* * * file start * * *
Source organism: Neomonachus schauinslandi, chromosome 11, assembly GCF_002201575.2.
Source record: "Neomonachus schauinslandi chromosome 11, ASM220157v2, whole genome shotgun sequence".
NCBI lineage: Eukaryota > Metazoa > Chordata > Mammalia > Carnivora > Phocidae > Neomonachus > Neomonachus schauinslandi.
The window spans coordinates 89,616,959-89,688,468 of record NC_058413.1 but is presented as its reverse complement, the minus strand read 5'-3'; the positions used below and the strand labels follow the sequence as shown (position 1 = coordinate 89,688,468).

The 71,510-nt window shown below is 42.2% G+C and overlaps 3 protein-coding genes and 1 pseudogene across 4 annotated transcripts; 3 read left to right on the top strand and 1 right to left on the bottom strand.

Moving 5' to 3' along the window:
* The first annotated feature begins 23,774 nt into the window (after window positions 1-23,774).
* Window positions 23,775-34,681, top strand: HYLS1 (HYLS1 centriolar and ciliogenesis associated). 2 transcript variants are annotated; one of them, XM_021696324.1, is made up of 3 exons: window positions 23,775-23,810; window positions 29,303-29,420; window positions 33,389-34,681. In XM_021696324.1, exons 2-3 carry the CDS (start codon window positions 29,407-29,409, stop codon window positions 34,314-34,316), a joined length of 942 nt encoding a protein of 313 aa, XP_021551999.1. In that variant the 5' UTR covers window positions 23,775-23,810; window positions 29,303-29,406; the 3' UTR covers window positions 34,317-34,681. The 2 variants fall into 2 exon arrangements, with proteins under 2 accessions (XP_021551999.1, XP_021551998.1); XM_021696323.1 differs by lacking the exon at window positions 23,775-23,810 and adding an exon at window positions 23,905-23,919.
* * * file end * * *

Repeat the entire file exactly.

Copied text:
Source organism: Neomonachus schauinslandi, chromosome 11, assembly GCF_002201575.2.
Source record: "Neomonachus schauinslandi chromosome 11, ASM220157v2, whole genome shotgun sequence".
NCBI lineage: Eukaryota > Metazoa > Chordata > Mammalia > Carnivora > Phocidae > Neomonachus > Neomonachus schauinslandi.
The window spans coordinates 89,616,959-89,688,468 of record NC_058413.1 but is presented as its reverse complement, the minus strand read 5'-3'; the positions used below and the strand labels follow the sequence as shown (position 1 = coordinate 89,688,468).

The 71,510-nt window shown below is 42.2% G+C and overlaps 3 protein-coding genes and 1 pseudogene across 4 annotated transcripts; 3 read left to right on the top strand and 1 right to left on the bottom strand.

Moving 5' to 3' along the window:
* The first annotated feature begins 23,774 nt into the window (after window positions 1-23,774).
* Window positions 23,775-34,681, top strand: HYLS1 (HYLS1 centriolar and ciliogenesis associated). 2 transcript variants are annotated; one of them, XM_021696324.1, is made up of 3 exons: window positions 23,775-23,810; window positions 29,303-29,420; window positions 33,389-34,681. In XM_021696324.1, exons 2-3 carry the CDS (start codon window positions 29,407-29,409, stop codon window positions 34,314-34,316), a joined length of 942 nt encoding a protein of 313 aa, XP_021551999.1. In that variant the 5' UTR covers window positions 23,775-23,810; window positions 29,303-29,406; the 3' UTR covers window positions 34,317-34,681. The 2 variants fall into 2 exon arrangements, with proteins under 2 accessions (XP_021551999.1, XP_021551998.1); XM_021696323.1 differs by lacking the exon at window positions 23,775-23,810 and adding an exon at window positions 23,905-23,919.